Freed of Coke restraint, F&N eyes acquisitions
THE lion is awake, and it is thirsty.
Freed from the constraints of its long association with Coca-Cola and newly backed by one of Thailand's richest men, Fraser and Neave (F&N) will be aggressively making up for lost time on the mergers and acquisitions (M&A) trail.
And its strategic thrust will be aimed at the fast-growing South-east Asia and non-carbonated drinks markets, in addition to continued focus on its 100Plus isotonic brand, Ng Jui Sia, F&N's chief executive for non-alcoholic beverages, told The Business Times last week as the company inked its acquisition of a 70 per cent stake in Malaysia's Yoke Food Industries (YFI).
"We're a bit late now...," Mr Ng said. "But my aim is that in the next few years, if the opportunity arises, we will buy. We have to buy."
Before the YFI acquisition, F&N had rarely been in the market as a buyer of non-alcoholic drinks businesses.
"My biggest regret is when we were part of the Coca-Cola system," Mr Ng said. "Although we grew 100Plus, we couldn't grow regionally because of Coke. As a result... we never seriously took a position. As a part of the Coke system, we were not allowed to buy brands, not allowed to go regional."
But Coca-Cola and F&N ended their relationship in 2011, freeing F&N to pursue its own ambitions.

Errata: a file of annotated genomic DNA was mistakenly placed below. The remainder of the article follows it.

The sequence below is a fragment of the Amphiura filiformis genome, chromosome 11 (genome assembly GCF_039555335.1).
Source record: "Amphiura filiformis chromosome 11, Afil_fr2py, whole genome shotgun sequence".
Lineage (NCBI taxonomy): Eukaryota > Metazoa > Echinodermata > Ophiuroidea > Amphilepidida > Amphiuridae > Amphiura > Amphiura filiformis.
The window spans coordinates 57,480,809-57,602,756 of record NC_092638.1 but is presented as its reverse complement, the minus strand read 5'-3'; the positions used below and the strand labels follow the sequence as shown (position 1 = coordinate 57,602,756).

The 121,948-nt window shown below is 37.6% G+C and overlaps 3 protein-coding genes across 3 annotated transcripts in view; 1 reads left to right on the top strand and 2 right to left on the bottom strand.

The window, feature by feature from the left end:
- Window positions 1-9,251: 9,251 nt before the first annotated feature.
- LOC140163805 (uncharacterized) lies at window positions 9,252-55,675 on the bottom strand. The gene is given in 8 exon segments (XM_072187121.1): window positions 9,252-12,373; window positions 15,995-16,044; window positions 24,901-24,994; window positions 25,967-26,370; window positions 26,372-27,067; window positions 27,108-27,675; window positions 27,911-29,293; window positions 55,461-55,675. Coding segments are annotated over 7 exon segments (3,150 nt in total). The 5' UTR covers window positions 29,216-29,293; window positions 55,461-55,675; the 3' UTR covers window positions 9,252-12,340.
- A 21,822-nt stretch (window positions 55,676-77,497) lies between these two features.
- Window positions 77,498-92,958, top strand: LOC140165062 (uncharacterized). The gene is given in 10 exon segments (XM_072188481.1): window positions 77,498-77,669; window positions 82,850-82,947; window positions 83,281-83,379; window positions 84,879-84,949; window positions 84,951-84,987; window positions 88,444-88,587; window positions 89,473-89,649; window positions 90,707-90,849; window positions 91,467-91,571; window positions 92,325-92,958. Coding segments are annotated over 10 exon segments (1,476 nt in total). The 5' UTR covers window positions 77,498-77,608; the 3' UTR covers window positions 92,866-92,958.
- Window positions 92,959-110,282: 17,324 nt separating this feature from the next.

China would have been intriguing, but Mr Ng acknowledged that it might be a little late to that party, and would only be opportunistic investors there for now.
"We're too late for China," he said. "They have created their own giant."
F&N's chief focus is therefore in developing and emerging South-east Asia, where the company sees positive demographics fuelling a bright outlook.
In this vision, carbonated drinks will be a key pillar for growth, matching local preference for still beverages. The 100Plus brand will play a critical role as a unique segment-straddling product, while other carbonated drinks will remain stable cash generators.
"The larger market growths are in the Philippines, Vietnam, Thailand and Indonesia. These are the future markets," Mr Ng said.
Thai tycoon Charoen Sirivadhanabhakdi's investment in F&N in 2012, culminating in a takeover last year, has given the firm a regional boost through his control of listed drinks maker Thai Beverage (ThaiBev).
But even with their combined size, F&N and ThaiBev will find it tough to export to other regional markets.
"For many of these markets, it's not so much the manufacturing," Mr Ng said. "You can always put up a new plant. It's the distribution. All these outlets are created by the local players over the years."
There is also a sense of urgency. To begin with, other rivals are homing in on F&N's backyard in South-east Asia.
"The Japanese are coming in," Mr Ng observed.
CIMB analyst Kenneth Ng said that the company's next set of results will shed more light on its balance-sheet strength - and its ability to buy - after taking out the debt held by now-spun-off property unit Frasers Centrepoint.
"Even if they want to do M&A, consumer names around the region are not easy to find and buy," the analyst said. "And obviously if they could buy, it will not be cheap."
The analyst reckoned that a lot could hinge on this strategy because of an ongoing dispute that threatens F&N's partial ownership of a fast-growing brewery in Myanmar.
Losing that stake - still a wildcard possibility - would deprive its overall beverage business of significant revenue and a key driver of growth, the analyst said.